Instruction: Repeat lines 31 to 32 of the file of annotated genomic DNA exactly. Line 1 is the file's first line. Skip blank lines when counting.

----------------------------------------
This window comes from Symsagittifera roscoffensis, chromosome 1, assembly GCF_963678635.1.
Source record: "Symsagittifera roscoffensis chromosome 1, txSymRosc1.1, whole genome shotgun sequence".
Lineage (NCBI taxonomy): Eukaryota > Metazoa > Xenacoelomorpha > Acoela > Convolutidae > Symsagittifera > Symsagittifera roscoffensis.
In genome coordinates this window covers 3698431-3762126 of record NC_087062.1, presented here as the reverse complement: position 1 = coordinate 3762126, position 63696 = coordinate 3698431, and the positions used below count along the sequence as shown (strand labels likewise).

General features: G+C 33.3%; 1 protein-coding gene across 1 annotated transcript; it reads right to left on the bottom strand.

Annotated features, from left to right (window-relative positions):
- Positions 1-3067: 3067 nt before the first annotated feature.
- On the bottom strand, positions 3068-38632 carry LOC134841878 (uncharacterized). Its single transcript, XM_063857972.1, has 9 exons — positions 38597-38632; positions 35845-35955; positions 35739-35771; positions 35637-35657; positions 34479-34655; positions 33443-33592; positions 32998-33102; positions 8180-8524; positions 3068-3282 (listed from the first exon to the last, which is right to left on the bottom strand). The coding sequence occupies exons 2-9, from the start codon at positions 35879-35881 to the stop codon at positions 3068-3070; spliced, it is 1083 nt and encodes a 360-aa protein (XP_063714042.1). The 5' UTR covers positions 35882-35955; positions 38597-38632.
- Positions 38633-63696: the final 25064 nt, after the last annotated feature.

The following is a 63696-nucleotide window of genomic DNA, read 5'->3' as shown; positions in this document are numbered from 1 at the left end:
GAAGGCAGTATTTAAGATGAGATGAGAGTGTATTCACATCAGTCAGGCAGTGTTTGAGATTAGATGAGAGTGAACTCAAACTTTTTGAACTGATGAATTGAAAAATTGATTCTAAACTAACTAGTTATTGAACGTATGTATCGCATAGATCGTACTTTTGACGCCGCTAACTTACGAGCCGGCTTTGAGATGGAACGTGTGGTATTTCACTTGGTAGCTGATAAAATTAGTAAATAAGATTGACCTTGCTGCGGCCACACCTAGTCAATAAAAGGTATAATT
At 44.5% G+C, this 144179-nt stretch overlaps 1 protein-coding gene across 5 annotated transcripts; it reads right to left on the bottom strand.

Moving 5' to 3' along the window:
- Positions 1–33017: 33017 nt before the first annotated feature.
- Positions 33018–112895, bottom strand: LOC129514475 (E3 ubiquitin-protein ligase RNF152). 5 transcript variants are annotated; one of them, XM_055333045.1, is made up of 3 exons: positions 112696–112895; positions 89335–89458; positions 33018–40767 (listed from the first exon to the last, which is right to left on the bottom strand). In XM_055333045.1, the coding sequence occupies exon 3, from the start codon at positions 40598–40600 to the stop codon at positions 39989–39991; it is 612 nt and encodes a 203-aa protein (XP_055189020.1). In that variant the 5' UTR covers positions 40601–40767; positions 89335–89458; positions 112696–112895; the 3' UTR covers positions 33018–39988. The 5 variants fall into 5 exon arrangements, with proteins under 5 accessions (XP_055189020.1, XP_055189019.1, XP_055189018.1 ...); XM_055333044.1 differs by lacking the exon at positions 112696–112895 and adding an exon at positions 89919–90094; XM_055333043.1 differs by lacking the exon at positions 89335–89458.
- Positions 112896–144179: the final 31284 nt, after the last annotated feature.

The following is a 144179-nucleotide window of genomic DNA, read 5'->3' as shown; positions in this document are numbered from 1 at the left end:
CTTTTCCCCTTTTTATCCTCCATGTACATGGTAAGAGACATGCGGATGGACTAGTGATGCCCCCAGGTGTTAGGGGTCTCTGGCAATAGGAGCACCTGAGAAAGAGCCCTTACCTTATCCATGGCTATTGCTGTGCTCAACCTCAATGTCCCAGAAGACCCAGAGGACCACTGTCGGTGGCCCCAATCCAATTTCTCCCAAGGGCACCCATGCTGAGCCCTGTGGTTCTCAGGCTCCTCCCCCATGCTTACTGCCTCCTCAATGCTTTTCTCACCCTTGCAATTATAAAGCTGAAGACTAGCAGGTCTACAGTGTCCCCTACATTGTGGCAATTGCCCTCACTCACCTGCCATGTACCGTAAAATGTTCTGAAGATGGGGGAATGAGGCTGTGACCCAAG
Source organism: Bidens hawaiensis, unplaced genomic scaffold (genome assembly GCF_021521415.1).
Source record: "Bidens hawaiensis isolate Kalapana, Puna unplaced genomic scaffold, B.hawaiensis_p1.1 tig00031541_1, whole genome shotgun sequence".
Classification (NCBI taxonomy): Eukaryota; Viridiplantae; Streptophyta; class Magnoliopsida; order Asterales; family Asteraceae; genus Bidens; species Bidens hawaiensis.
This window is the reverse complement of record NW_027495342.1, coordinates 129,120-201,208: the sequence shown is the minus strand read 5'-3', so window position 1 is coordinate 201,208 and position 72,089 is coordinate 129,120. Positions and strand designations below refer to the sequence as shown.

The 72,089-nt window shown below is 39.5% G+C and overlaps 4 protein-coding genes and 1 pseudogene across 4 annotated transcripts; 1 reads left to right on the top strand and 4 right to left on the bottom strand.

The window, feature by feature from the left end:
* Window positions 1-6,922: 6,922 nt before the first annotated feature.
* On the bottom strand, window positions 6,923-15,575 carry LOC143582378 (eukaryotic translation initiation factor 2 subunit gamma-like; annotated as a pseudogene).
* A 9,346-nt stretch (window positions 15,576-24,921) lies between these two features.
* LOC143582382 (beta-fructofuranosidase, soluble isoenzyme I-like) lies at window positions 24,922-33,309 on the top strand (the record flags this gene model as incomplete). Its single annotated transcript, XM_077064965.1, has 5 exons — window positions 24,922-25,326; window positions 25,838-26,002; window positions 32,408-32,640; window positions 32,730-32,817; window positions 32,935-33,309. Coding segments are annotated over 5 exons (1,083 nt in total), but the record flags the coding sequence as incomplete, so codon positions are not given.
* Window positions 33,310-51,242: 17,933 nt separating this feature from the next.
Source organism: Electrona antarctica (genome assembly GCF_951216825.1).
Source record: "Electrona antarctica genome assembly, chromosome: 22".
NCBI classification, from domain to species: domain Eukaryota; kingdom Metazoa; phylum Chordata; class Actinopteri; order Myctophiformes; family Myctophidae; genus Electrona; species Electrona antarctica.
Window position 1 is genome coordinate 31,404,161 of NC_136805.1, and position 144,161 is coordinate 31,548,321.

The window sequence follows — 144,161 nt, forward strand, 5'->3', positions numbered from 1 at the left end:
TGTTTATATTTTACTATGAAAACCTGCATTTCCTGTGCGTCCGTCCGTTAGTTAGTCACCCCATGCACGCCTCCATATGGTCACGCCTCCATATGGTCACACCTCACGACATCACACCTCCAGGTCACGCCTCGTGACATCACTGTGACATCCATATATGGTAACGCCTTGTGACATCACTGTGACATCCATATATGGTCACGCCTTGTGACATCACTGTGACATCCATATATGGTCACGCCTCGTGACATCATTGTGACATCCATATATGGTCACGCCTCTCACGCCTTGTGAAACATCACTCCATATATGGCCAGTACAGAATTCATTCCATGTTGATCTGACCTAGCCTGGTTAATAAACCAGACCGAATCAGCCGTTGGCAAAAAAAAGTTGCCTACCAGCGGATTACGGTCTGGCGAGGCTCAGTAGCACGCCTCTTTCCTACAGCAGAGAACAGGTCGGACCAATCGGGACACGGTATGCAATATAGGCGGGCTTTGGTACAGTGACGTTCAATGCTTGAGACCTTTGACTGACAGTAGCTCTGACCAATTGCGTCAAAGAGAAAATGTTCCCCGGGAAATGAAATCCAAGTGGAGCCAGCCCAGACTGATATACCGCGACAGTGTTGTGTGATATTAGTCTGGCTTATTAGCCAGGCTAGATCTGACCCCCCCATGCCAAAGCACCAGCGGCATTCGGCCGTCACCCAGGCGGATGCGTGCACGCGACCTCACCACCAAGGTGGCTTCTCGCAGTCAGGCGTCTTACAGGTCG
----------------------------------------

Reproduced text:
Source record: "Electrona antarctica genome assembly, chromosome: 22".
NCBI classification, from domain to species: domain Eukaryota; kingdom Metazoa; phylum Chordata; class Actinopteri; order Myctophiformes; family Myctophidae; genus Electrona; species Electrona antarctica.